Tuesday, March 2, 2010

House of Delegates Refuses to Prevent Discrimination in the State Workforce

When Bob McDonnell refused to prevent discrimination against members of the LGBT community in the state workforce, he claimed it was something that should be done the General Assembly. This is despite the fact that previous governors had already issued executive orders that banned discrimination based solely on sexual orientation. Nonetheless, Donald McEachin said that he took the governor at his word that he thought the ban should be issued by the General Assembly and therefore decided to introduce a bill that would make sure that nobody in the state workforce could be discriminated against based simply because of who they love.

Unfortunately, the Republicans in the House of Delegates proved today that McDonnell and the GOP in Virginia aren't willing to prevent bigoted policies from prevailing. After McEachin’s bill (SB66), which was identical to the nondiscrimination executive order issued by Tim Kaine when he was in office, passed the state Senate on a 23-17 margin, defeated on a party line vote by the Republican-controlled Professions/ Occupations and Administrative Process subcommittee. As McEachin said in reaction to the vote, this shouldn’t be too surprising but it is still very disappointing.

“I’m disappointed with the House’s actions but I can’t say I’m surprised,” said Senator McEachin. “If we are going to be an inclusive society and a society that does not discriminate then we should have passed this bill to protect our state workers. It is far past time we ensure our personnel decisions are made on ability and not personal characteristics.”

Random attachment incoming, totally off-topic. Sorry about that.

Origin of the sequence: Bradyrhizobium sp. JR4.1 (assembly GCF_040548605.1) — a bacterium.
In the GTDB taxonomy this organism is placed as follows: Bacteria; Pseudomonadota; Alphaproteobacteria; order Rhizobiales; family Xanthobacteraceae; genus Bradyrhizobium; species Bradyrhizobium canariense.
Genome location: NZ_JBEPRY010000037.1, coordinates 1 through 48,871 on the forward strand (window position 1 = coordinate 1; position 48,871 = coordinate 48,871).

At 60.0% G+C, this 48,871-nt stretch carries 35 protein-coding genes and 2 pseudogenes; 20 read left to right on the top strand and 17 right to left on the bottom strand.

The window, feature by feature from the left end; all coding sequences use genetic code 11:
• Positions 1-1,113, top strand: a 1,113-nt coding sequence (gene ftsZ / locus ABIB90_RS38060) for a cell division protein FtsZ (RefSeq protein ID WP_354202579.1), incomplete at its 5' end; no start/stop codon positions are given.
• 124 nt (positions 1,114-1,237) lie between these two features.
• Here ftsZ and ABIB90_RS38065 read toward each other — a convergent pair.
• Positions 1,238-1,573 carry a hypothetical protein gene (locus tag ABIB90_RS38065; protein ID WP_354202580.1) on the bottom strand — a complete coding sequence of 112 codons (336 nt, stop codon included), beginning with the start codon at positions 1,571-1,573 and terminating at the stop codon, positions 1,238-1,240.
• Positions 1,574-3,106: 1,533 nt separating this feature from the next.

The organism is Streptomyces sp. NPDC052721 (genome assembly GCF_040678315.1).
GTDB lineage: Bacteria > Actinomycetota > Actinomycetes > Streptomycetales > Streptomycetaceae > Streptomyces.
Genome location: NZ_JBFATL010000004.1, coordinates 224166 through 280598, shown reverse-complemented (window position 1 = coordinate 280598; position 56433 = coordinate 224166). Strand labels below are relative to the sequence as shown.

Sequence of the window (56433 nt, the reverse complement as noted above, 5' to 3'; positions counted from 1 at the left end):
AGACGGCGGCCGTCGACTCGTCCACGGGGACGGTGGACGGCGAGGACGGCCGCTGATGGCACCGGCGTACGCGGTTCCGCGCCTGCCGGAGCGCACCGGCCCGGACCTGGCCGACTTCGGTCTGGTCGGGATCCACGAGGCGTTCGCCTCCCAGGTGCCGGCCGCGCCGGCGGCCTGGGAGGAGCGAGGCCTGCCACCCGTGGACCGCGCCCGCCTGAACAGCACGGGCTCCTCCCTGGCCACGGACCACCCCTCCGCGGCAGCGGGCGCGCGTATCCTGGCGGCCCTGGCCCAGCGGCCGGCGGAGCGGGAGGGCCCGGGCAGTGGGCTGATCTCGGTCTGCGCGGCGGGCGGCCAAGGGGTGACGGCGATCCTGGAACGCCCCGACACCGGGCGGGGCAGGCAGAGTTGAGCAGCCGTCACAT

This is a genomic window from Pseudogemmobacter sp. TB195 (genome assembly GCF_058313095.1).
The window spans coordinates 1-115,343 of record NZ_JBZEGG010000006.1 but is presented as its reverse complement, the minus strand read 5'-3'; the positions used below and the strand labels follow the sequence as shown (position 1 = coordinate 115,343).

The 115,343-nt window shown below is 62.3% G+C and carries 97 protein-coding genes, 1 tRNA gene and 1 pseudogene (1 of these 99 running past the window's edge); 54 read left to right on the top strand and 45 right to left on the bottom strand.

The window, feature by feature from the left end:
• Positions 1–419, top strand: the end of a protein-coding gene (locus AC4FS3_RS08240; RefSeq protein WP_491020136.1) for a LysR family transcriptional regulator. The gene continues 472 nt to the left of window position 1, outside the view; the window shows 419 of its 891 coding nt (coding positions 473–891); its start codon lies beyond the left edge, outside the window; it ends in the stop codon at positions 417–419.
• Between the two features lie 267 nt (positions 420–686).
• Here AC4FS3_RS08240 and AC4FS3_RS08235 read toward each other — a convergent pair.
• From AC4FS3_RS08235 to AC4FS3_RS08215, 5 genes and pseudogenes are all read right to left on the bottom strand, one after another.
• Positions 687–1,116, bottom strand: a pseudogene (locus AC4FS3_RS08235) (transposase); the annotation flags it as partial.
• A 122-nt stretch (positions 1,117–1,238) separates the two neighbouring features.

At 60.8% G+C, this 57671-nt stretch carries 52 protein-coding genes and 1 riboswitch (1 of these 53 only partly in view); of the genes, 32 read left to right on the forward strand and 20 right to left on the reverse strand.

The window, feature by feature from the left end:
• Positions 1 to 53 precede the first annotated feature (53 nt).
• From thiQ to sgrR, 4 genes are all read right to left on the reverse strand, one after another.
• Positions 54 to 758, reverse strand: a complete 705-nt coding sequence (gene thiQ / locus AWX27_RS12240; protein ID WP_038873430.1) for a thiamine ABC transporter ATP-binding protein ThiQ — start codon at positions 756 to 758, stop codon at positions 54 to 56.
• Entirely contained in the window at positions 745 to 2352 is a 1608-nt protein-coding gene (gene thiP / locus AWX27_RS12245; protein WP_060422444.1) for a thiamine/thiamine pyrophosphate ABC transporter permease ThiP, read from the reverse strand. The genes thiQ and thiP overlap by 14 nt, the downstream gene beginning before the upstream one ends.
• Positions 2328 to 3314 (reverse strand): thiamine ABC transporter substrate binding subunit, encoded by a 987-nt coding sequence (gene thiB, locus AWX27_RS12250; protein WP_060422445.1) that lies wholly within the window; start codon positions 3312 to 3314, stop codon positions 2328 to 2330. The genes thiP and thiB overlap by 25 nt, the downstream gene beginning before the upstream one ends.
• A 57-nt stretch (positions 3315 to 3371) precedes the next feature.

I strongly believe this goes to show how last year’s election results will impact Virginia. If we had elected a Democratic governor, it’s likely that he/she would have continued the Virginia tradition of issuing an executive order that prevented discrimination in the state workforce. Since we have Bob McDonnell, however, he was willing to work with the Republican controlled House of Delegates to make sure that a significant portion of Virginians can still be discriminated against based solely upon who they love. This is simply unacceptable and definitely doesn’t help the Commonwealth at a time when our leadership is trying to market Virginia as a great place for employers and highly qualified workers to relocate.

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